Groupon revenue surged to $760 million in 2010

By Dow Jones Newswires-Wall Street Journal
Posted Feb. 25 at 2:49 p.m.

Daily deals Web site Groupon Inc. saw its revenue surge to $760 million last year from $33 million the previous year, with more than a third of its 2010 sales coming from outside the U.S., according to an internal memo.

The e-mail, sent by Groupon Chief Executive Andrew Mason to staffers in early January, also reveals the founder’s grand ambitions for the company started three years ago. Mason writes that he hopes to achieve “billions in revenue” in 2011.

“By this time next year, we will either be on our way to becoming one of the great technology brands that define our generation, or a cool idea by people who were out-executed and out-innovated by others that were smarter and harder working,” he wrote in the message, which was reviewed by The Wall Street Journal.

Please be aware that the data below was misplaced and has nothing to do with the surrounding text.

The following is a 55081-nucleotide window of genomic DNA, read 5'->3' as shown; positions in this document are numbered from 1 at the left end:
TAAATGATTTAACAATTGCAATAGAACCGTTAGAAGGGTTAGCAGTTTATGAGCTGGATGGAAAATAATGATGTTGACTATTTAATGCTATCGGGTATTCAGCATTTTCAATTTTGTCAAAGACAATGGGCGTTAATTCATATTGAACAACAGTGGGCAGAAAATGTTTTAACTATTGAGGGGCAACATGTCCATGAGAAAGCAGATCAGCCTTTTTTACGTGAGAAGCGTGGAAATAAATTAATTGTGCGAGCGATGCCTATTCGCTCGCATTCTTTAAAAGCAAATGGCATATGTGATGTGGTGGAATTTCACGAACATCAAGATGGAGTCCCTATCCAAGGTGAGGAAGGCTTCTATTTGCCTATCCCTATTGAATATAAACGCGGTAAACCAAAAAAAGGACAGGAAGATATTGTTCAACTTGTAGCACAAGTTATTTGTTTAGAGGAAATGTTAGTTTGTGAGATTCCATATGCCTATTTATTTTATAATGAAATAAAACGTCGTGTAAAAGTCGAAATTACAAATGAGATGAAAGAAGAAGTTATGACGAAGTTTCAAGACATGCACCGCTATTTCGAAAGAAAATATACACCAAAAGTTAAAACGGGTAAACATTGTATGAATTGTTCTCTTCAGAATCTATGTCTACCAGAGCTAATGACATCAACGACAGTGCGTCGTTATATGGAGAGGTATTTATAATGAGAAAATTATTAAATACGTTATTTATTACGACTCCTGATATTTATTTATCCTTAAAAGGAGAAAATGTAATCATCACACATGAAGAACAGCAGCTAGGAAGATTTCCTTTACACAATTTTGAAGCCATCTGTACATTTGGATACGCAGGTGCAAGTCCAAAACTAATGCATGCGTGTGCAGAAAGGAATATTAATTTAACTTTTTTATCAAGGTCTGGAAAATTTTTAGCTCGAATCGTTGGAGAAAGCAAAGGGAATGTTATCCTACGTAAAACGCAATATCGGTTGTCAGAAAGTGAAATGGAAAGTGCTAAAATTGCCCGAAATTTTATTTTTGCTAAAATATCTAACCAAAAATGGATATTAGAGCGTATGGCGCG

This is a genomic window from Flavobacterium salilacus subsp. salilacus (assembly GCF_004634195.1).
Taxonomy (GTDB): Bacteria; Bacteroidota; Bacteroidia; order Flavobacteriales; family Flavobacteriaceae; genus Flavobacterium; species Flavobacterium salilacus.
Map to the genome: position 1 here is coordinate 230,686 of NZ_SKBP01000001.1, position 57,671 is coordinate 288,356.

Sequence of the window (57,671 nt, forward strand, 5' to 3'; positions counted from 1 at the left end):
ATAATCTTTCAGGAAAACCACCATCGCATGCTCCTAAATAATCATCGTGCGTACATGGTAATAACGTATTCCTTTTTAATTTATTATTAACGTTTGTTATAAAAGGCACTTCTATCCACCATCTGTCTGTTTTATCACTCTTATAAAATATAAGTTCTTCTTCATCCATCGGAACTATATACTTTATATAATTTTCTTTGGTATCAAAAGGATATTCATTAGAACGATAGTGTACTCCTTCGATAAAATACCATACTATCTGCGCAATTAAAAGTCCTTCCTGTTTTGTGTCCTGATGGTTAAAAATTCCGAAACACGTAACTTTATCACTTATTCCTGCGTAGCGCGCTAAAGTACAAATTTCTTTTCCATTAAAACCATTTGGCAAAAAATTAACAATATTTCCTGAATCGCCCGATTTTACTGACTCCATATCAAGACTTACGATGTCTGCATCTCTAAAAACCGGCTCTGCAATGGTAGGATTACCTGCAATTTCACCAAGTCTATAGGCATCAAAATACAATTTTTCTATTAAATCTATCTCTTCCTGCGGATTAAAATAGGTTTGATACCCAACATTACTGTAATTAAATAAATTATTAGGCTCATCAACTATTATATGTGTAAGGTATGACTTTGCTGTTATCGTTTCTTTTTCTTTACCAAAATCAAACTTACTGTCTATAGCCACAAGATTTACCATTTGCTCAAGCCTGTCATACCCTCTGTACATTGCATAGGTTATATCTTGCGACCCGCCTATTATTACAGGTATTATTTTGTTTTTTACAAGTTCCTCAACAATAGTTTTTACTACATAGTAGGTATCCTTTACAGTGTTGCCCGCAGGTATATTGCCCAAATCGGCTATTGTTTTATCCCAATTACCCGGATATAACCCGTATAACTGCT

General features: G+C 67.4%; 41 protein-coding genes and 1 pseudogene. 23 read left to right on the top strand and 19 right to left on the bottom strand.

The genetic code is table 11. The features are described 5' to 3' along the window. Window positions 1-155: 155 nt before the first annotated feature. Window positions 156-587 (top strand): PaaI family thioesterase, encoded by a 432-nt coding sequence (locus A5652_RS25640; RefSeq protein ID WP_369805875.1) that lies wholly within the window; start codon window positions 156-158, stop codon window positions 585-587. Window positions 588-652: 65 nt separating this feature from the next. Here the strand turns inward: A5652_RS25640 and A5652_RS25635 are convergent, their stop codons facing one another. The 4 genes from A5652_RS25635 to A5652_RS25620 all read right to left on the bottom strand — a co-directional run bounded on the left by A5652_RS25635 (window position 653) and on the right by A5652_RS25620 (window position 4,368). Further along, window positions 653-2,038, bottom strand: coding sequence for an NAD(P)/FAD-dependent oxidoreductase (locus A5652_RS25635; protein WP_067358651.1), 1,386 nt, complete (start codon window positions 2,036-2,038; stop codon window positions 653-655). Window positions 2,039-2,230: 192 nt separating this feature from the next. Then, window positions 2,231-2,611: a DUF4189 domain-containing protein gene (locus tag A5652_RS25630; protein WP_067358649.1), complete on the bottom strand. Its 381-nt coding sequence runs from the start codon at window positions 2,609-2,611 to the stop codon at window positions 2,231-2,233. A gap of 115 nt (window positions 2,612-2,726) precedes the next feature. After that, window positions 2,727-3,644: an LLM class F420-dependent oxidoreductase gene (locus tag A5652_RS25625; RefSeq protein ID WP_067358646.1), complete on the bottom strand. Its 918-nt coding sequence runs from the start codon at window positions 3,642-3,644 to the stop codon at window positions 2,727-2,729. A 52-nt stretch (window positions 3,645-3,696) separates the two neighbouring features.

Mason and a Groupon spokesman didn’t respond to requests for comment.

Groupon is one of a handful of Internet companies, including Facebook Inc., Twitter Inc., and LinkedIn Corp., which have had investors keening for  private placements or an IPO. The scramble has fueled a spike in valuations of these companies.

The Chicago-based company spurned a $6 billion takeover bid from Google Inc.  in December and went on to raise $950 million in financing from private investors this year. It is also preparing for an initial public offering later this year that could raise $1 billion, people familiar with the matter have said.

Groupon had grown to more than 4,000 employees and to 565 cities at the end of 2010, up from about 120 employees and 30 cities in 2009, according to the memo. Some of that growth has been fueled by the acquisition of rivals in Europe and Asia. Overseas activity represented about $285 million of its revenue last year and almost three-quarters of its employees.

Mason told his staff to beware of complacency, warning that “clones” and large technology companies, will commit significant resources to taking away Groupon’s market share. “If you feel a little like Frodo climbing Mount Doom, you can’t be blamed,” he wrote, a reference to the protagonist of “Lord of the Rings.”